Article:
defense counsel were present. Johnson, No. 04-006744-01 at pp. 3-5. The Michigan appellate
courts denied leave to appeal.
The state court’s denial of relief is neither contrary to Supreme Court precedent nor an
unreasonable application of federal law or the facts. The Sixth Amendment to the United States
Constitution provides for the right to counsel in criminal prosecutions. U.S. CONST. AMEND. VI.
Consequently, a criminal defendant has a right to counsel during the critical stages of his criminal
proceedings. See, e.g., Bell v. Cone, 535 U.S. 685, 695-96 (2002); Roe v. Flores-Ortega, 528 U.S.
470, 483 (2000); United States v. Cronic, 466 U.S. 648, 659 (1984); United States v. Wade, 388
U.S. 218, 227 (1967); see also Van v. Jones, 475 F.3d 292, 311-12 (6th Cir. 2007).
The complete denial or absence of counsel at a critical stage of the proceedings is a per se
Sixth Amendment violation which mandates a presumption of prejudice and is generally not subject
to harmless error review. See Holloway v. Arkansas, 435 U.S. 475, 489 (1978) (ruling that reversal
is automatic when a defendant is denied counsel during a critical stage or throughout the
prosecution of a capital offense); see also Cronic, 466 U.S. at 659-60; Van, 475 F.3d at 312. A
partial denial of counsel or the absence of counsel at a non-critical stage of the proceedings,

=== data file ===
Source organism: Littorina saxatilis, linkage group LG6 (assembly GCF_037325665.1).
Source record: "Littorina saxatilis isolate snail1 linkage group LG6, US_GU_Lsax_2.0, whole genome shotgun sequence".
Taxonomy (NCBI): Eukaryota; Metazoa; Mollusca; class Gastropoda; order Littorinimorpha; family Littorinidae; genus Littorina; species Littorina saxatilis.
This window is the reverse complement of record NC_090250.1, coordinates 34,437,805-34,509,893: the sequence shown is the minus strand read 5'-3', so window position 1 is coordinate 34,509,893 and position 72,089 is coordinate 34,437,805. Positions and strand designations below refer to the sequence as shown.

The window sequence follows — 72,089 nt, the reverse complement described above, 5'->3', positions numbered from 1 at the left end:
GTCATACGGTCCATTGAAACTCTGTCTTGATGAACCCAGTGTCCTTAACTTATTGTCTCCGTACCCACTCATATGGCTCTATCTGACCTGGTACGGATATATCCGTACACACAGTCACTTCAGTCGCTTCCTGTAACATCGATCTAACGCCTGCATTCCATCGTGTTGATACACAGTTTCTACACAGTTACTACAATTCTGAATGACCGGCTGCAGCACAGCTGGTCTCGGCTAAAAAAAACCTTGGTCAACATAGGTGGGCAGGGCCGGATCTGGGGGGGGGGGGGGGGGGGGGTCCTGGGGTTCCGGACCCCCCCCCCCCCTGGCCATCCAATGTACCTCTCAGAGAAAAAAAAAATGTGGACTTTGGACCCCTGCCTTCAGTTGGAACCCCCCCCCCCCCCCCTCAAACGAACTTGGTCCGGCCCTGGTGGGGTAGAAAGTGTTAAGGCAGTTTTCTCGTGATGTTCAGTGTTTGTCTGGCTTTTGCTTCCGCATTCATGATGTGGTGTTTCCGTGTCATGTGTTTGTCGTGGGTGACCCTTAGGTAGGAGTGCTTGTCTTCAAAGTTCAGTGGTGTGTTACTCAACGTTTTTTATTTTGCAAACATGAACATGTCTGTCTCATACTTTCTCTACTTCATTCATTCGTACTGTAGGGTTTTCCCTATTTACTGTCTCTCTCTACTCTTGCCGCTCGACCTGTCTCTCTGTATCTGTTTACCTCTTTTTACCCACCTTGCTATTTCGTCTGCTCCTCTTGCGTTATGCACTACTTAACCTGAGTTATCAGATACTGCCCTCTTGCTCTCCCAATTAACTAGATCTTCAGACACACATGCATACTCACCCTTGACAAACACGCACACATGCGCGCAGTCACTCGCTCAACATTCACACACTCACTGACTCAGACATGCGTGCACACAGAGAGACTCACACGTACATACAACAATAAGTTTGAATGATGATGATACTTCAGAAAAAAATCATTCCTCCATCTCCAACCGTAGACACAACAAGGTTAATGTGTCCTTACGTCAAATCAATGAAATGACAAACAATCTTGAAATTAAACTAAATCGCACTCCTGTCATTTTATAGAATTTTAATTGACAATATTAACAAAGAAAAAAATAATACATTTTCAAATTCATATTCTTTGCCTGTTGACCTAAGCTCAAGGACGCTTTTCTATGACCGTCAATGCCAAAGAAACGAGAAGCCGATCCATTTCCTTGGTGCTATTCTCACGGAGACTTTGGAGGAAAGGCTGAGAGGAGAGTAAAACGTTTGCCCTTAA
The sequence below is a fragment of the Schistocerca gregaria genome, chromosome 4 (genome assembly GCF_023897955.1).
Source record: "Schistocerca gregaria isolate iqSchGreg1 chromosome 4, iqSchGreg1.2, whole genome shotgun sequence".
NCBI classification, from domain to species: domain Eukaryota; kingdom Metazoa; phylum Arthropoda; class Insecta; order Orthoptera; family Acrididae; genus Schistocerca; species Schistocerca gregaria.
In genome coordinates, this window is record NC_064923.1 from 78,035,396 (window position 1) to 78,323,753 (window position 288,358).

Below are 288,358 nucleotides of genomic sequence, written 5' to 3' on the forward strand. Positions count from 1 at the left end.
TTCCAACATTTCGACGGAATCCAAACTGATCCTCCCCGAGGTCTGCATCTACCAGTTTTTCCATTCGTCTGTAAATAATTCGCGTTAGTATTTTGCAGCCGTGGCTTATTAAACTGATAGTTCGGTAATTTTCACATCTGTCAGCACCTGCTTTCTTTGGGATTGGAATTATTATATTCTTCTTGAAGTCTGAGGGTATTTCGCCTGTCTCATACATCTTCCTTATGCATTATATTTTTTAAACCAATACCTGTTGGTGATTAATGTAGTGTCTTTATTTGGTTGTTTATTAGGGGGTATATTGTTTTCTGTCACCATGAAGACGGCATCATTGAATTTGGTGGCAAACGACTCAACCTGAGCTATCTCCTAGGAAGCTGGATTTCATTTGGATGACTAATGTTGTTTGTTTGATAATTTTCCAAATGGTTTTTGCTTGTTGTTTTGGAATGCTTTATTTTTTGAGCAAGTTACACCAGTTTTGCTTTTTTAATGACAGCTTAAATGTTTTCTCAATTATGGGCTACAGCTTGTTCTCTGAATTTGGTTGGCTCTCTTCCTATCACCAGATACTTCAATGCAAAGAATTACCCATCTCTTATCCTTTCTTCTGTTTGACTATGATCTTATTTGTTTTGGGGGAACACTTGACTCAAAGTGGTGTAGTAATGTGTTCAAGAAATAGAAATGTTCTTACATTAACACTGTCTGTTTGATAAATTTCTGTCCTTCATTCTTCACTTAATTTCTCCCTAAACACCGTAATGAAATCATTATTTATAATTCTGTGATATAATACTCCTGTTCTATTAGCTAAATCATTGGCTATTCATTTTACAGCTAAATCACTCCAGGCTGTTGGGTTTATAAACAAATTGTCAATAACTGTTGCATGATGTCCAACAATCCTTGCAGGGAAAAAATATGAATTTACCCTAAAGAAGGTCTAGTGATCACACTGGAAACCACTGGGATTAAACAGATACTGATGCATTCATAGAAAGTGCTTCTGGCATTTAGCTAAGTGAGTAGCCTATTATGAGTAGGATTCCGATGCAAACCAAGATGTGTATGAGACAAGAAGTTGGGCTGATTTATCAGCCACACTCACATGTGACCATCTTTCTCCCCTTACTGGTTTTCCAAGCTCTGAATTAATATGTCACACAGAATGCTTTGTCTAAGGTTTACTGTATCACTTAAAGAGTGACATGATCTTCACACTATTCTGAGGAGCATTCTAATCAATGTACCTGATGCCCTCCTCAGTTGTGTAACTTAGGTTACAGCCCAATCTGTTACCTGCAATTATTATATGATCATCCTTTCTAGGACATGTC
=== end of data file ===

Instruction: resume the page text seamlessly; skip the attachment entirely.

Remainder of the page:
however, is not such a structural error. Rather, such a trial-type error requires an inquiry into the
prejudicial effect and/or harmlessness of the error. See Satterwhite v. Texas, 486 U.S. 249, 256-58
(1988); Rushen v. Spain, 464 U.S. 114, 117-18 (1983); Coleman v. Alabama, 399 U.S. 1, 11 (1970);
Wade, 388 U.S. at 239-40; Hereford v. Warren, 536 F.3d 523, 532-33 (6th Cir. 2008).
Initial jury instructions, supplemental instructions, and certain instances of re-instruction
constitute critical stages of a trial. See, e.g., Valentine v. United States, 488 F.3d 325, 335 (6th Cir.
2007); Caver v. Straub, 349 F.3d 340, 350 (6th Cir. 2003). However, the re-reading of identical
jury instructions does not. Hudson v. Jones, 351 F.3d 212, 217 (6th Cir. 2003). Providing the jury
with a written copy of instructions that have already been delivered orally is also not a critical
phase of a trial. Phillips v. Bradshaw, 607 F.3d 199, 224 (6th Cir. 2010). It is more of an
administrative communication, one that is “outside of the class of ‘critical stage’ jury instructions
that subjects a defendant to prejudice if made without counsel.” Peoples v. Lafler, 734 F.3d 503,